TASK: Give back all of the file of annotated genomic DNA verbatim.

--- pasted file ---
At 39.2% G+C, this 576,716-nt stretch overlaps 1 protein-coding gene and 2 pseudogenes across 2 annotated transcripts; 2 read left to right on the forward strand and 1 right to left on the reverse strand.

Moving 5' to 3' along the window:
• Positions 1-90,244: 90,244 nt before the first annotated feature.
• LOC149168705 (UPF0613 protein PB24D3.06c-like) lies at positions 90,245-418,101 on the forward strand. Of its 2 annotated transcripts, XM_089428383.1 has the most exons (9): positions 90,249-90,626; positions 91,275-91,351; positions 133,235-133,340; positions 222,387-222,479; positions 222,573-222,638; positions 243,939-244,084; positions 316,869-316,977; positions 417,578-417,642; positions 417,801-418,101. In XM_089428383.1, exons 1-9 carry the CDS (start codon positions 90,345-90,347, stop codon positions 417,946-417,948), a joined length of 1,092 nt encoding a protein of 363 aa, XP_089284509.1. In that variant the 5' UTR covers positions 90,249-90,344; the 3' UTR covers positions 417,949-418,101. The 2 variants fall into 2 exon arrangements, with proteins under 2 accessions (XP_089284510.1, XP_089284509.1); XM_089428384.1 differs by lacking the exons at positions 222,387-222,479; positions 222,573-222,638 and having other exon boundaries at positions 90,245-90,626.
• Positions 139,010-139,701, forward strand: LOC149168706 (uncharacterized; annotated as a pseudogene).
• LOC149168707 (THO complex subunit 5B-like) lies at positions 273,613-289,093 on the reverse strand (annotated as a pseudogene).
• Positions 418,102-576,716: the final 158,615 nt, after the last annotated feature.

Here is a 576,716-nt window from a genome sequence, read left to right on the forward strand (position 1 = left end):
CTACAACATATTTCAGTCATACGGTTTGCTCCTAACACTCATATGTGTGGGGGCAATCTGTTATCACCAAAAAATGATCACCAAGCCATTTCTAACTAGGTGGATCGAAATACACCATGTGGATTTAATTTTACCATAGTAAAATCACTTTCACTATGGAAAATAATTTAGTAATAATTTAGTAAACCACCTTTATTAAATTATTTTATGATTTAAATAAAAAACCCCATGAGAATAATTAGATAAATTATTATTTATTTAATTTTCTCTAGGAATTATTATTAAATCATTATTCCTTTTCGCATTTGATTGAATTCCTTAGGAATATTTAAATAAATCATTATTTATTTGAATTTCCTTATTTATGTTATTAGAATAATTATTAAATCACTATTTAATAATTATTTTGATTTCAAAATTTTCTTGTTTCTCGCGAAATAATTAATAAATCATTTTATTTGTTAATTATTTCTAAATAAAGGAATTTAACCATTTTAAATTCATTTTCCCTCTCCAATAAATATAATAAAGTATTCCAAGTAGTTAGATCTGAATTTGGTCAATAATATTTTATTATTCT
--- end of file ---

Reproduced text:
At 39.2% G+C, this 576,716-nt stretch overlaps 1 protein-coding gene and 2 pseudogenes across 2 annotated transcripts; 2 read left to right on the forward strand and 1 right to left on the reverse strand.

Moving 5' to 3' along the window:
• Positions 1-90,244: 90,244 nt before the first annotated feature.
• LOC149168705 (UPF0613 protein PB24D3.06c-like) lies at positions 90,245-418,101 on the forward strand. Of its 2 annotated transcripts, XM_089428383.1 has the most exons (9): positions 90,249-90,626; positions 91,275-91,351; positions 133,235-133,340; positions 222,387-222,479; positions 222,573-222,638; positions 243,939-244,084; positions 316,869-316,977; positions 417,578-417,642; positions 417,801-418,101. In XM_089428383.1, exons 1-9 carry the CDS (start codon positions 90,345-90,347, stop codon positions 417,946-417,948), a joined length of 1,092 nt encoding a protein of 363 aa, XP_089284509.1. In that variant the 5' UTR covers positions 90,249-90,344; the 3' UTR covers positions 417,949-418,101. The 2 variants fall into 2 exon arrangements, with proteins under 2 accessions (XP_089284510.1, XP_089284509.1); XM_089428384.1 differs by lacking the exons at positions 222,387-222,479; positions 222,573-222,638 and having other exon boundaries at positions 90,245-90,626.
• Positions 139,010-139,701, forward strand: LOC149168706 (uncharacterized; annotated as a pseudogene).
• LOC149168707 (THO complex subunit 5B-like) lies at positions 273,613-289,093 on the reverse strand (annotated as a pseudogene).
• Positions 418,102-576,716: the final 158,615 nt, after the last annotated feature.

Here is a 576,716-nt window from a genome sequence, read left to right on the forward strand (position 1 = left end):
CTACAACATATTTCAGTCATACGGTTTGCTCCTAACACTCATATGTGTGGGGGCAATCTGTTATCACCAAAAAATGATCACCAAGCCATTTCTAACTAGGTGGATCGAAATACACCATGTGGATTTAATTTTACCATAGTAAAATCACTTTCACTATGGAAAATAATTTAGTAATAATTTAGTAAACCACCTTTATTAAATTATTTTATGATTTAAATAAAAAACCCCATGAGAATAATTAGATAAATTATTATTTATTTAATTTTCTCTAGGAATTATTATTAAATCATTATTCCTTTTCGCATTTGATTGAATTCCTTAGGAATATTTAAATAAATCATTATTTATTTGAATTTCCTTATTTATGTTATTAGAATAATTATTAAATCACTATTTAATAATTATTTTGATTTCAAAATTTTCTTGTTTCTCGCGAAATAATTAATAAATCATTTTATTTGTTAATTATTTCTAAATAAAGGAATTTAACCATTTTAAATTCATTTTCCCTCTCCAATAAATATAATAAAGTATTCCAAGTAGTTAGATCTGAATTTGGTCAATAATATTTTATTATTCT